But savings are not only to be found in supermarkets: your local butcher is your friend and knows what the best-value meat is and how to cook it. If he offers to cut or trim cheap meat for you, say yes; it can be grim otherwise. Mind you, if you ate a little less meat, you would save money (and possibly live longer).

Speciality stores will help you cut costs. Soy sauce, chilli sauce and rice are just three items that sell in Asian markets for a fraction of what you would pay in your local supermarket. They source it directly from the East and get a better price. The brands may be unrecognisable to you, but they tend to be very well-known in their country of origin. And that matters.

So, by shopping smarter, switching to own-brand for some products and exercising a little self-control, we reckon you could knock €2,200 off your annual bill. And you’ll probably eat better too.


Caitríona Redmond is a very savvy shopper who feeds herself, her husband two young boys and a teenage girl on just €100 a week, which also includes bin tags, prescriptions, nappies, cleaning materials “and anything else I may need during the week”.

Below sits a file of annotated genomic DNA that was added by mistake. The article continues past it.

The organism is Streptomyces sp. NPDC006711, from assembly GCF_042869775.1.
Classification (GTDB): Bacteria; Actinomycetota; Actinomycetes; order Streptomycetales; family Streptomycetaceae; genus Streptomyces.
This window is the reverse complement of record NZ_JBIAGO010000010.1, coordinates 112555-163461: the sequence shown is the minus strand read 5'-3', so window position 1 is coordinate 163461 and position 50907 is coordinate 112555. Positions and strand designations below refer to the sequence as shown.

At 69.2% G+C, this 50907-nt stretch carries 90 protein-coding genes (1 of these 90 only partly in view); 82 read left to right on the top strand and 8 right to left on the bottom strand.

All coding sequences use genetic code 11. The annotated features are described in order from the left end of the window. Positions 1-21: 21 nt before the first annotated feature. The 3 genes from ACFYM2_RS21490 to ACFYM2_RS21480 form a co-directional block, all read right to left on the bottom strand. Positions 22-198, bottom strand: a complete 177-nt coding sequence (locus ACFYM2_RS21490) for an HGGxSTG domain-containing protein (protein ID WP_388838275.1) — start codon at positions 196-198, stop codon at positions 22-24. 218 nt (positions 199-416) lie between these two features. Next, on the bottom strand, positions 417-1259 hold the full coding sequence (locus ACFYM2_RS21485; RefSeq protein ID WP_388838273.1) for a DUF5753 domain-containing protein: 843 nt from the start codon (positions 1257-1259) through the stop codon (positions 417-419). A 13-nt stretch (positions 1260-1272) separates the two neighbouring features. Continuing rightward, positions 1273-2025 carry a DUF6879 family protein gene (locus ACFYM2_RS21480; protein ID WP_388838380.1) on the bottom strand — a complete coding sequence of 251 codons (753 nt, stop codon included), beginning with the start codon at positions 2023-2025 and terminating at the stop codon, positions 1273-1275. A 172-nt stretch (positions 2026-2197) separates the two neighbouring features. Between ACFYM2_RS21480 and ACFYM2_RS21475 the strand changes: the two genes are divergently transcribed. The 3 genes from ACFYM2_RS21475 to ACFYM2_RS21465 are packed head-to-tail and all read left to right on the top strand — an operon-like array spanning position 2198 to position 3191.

She wasn’t always so frugal. “Wind the clock back seven years and I would have spent as much as three times my current budget on groceries; that was just for my husband, the now 15-year-old and me. For bigger-ticket items I always did the research and shopped around. Nowadays I apply the same know-how to grocery shopping. When I think back to the amount of money I wasted on groceries that often ended up in the bin, I feel a little bit sick.”